Richard Levy Gallery










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In the Gallery   Albuquerque Journal Review: Dreamy Visions  



Thomas Frontini

Modern Ruin

August 12 – September 23

Gallery Reception: Friday, August 26, 6:00 – 8:00 pm


Richard Levy Gallery is pleased to present Modern Ruin, paintings by Thomas Frontini. His current body of artwork combines detailed images with atmospheric backgrounds. The dreamlike imagery balances contemporary objects with historical influences. His paintings explore magic in the mundane and draw from his subconscious.

Frontini’s palette and technique are directly influenced by his Italian heritage and Italian art history. Immense landscapes stretch out around intricately painted flora and fauna. Tiny scenes of futuristic habitats dot thickly painted cliff faces and clouds. In a carefully measured vagueness, Frontini’s paintings address not only the seen world, but a world of puzzling fantasies.

Thomas Frontini’s education began in art restoration and conservation in Florence, Italy. He received a BFA at the Cleveland Institute of Art and a MFA from Ohio State University, Columbus. He has exhibited throughout Canada, the United States, and Hong Kong and is in numerous collections both private and public, including the National Museum of Modern and Contemporary Art in Seoul and the Cleveland Clinic. Born and raised in Canada, Frontini currently lives in Cleveland, OH.

Images for this exhibition can be found on our website High resolution images are available on request.

Dates: August 12 – September 23
Reception: Friday, August 26, 6:00 – 8:00 pm
Hours: Tuesday – Saturday, 11:00 am – 4:00 pm
Location: 514 Central Avenue SW, Albuquerque, NM 87102
Contact: 505.766.9888


In the World    

Purchase Here

Khadija 11, Beruit,
image size: 11 x 14
paper size: 13 x 16
archival ink jet
limited edition of 50

100% of the sales to benefit Syrian Refugees in Lebanon and distributed by the Karam Foundation.
Help us meet our $17,000 goal to aid Syrian Refugees.
About Invisible Children
Lately we have been hearing on the news about the plights of the Syrian refugees and the huge refugee influx to neighboring countries. However, not many people take the time to look at each of them as a person, an individual with an identity. When I was in Beirut in 2014, I was poignantly struck by the Syrian refugee children and teens standing at every other street corner begging for money, selling red roses or miscellaneous trinkets, or carrying beat-up shoe-shining equipment. They all said they were “working” and were being brought by the truckload every morning and expected to bring money back at the end of each day. People often walked or drove by them seemingly indifferent or just fed-up by what the influx of refugees has done to the country’s economy and resources.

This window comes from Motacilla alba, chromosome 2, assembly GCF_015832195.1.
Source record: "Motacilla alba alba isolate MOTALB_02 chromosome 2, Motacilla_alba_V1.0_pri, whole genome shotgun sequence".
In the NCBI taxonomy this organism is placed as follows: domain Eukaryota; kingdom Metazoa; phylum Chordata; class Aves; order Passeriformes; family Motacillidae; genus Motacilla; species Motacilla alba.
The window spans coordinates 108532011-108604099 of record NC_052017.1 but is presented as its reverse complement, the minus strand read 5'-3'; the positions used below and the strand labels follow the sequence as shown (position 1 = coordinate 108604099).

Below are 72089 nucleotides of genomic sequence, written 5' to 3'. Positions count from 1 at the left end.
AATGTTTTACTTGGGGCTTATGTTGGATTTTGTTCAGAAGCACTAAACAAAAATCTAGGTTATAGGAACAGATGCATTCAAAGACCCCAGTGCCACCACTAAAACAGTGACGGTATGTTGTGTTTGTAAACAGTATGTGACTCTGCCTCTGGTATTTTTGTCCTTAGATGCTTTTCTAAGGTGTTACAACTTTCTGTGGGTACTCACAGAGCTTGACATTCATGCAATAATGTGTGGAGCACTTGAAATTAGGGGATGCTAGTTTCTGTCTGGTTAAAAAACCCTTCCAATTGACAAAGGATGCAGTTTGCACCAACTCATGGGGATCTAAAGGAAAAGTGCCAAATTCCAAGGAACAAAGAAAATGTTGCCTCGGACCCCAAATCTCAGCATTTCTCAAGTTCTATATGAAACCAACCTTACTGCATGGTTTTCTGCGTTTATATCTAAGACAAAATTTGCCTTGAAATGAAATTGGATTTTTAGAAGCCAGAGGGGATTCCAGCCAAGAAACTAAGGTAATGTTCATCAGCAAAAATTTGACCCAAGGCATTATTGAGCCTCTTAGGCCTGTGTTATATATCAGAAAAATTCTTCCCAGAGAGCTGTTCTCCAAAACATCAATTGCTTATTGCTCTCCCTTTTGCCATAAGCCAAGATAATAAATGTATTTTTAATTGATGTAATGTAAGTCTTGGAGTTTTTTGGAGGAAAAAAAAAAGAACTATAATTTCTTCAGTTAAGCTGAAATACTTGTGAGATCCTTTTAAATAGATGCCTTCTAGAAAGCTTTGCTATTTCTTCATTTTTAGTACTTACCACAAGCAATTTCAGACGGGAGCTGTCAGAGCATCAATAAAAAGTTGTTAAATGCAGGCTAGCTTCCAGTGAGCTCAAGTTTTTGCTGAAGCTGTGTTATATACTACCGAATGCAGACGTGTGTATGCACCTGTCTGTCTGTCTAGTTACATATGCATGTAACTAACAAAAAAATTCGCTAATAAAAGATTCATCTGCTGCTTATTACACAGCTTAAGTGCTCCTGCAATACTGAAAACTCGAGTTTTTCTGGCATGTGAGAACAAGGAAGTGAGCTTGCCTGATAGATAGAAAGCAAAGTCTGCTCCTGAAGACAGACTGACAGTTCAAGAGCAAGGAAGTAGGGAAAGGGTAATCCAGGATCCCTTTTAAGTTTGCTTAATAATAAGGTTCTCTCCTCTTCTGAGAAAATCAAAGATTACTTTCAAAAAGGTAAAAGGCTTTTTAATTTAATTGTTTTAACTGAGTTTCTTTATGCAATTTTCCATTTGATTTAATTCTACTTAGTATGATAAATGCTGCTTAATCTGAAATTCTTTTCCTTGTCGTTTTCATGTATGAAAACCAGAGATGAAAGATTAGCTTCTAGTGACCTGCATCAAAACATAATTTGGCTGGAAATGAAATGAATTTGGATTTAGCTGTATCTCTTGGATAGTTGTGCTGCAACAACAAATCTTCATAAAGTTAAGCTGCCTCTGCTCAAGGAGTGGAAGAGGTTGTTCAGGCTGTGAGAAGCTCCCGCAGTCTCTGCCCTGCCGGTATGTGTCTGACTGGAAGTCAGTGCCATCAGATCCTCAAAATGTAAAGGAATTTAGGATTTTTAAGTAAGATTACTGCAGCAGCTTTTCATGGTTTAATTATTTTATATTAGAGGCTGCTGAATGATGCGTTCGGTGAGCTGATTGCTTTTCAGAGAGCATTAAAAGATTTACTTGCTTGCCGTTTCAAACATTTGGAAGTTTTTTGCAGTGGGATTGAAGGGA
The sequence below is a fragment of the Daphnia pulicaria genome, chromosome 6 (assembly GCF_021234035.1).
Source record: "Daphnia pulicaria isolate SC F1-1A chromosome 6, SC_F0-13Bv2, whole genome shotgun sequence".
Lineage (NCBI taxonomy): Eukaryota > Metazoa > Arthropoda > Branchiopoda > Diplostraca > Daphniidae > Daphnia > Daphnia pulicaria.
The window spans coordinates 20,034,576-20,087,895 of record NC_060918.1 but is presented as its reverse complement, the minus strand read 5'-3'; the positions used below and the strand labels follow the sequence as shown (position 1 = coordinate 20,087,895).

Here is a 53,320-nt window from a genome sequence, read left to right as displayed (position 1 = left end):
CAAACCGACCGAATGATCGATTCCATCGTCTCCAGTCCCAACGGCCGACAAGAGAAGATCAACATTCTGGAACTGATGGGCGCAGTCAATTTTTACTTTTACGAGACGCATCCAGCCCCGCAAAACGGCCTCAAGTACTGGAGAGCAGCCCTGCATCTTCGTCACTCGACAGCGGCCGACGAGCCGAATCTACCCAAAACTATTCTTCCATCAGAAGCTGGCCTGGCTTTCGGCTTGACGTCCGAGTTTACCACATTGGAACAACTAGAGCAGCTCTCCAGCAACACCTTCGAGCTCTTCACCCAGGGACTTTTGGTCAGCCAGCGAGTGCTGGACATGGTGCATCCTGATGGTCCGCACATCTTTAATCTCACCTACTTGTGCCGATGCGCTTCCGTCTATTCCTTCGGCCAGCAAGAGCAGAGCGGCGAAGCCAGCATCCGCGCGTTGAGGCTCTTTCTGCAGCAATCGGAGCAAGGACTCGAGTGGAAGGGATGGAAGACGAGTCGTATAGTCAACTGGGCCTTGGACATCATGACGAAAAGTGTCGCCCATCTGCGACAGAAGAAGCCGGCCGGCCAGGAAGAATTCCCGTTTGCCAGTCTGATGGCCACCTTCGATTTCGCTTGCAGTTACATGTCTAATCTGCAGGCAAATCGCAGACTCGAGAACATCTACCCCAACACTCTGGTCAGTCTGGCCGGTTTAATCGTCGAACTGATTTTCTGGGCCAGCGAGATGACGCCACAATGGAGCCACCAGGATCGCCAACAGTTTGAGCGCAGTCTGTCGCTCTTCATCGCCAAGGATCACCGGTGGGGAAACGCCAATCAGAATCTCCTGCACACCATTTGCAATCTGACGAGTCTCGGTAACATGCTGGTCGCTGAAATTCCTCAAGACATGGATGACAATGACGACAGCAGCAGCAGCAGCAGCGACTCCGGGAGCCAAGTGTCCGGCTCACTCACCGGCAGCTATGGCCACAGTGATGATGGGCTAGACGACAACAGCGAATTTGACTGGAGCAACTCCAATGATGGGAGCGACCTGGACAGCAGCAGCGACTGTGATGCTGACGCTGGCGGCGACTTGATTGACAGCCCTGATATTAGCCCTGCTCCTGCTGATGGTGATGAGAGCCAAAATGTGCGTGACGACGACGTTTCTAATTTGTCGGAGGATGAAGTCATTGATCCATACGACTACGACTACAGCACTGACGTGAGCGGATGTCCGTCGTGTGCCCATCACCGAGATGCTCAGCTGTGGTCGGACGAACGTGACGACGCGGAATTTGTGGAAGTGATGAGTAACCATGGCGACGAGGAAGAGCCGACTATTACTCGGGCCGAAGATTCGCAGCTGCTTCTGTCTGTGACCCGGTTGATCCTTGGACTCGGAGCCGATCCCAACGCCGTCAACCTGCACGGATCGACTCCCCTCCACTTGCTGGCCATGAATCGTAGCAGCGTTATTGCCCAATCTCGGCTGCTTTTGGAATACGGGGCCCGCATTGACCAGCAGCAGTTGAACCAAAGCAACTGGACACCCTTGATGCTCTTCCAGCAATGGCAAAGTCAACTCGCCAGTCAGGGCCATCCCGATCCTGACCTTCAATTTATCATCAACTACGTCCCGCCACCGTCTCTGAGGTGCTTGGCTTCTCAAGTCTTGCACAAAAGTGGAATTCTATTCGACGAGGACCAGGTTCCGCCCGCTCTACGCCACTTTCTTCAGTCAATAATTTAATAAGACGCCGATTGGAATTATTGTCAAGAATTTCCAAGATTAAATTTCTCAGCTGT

As a mother, I was truly moved by the children and troubled by the fact that they had become almost faceless and invisible to the locals. These kids and teens seemed to blend with the graffiti on the walls in front of which they were standing. They are sadly only perceived by people and on the news as “the refugees”. The group identity seemed to define them more than their individual identity. I tried through my images to put an individual face to the invisible children, to give them their dignity and portray their individuality. - Rania Matar

About the Artist
Rania Matar was born and raised in Lebanon. She moved to the U.S. in 1984 to study architecture at Cornell University and later photography at New England School of Photography and Maine Photographic Workshops. Matar currently works full time on her personal photography projects and teaches at the Massachusetts College of Art and Design. Her images are in the permanent collections worldwide including the Museum of Fine Arts, Boston, the Museum of Fine Arts, Houston, Portland Art Museum, Portland OR, Worcester deCordova Museum and Sculpture Park, Lincoln MA among others.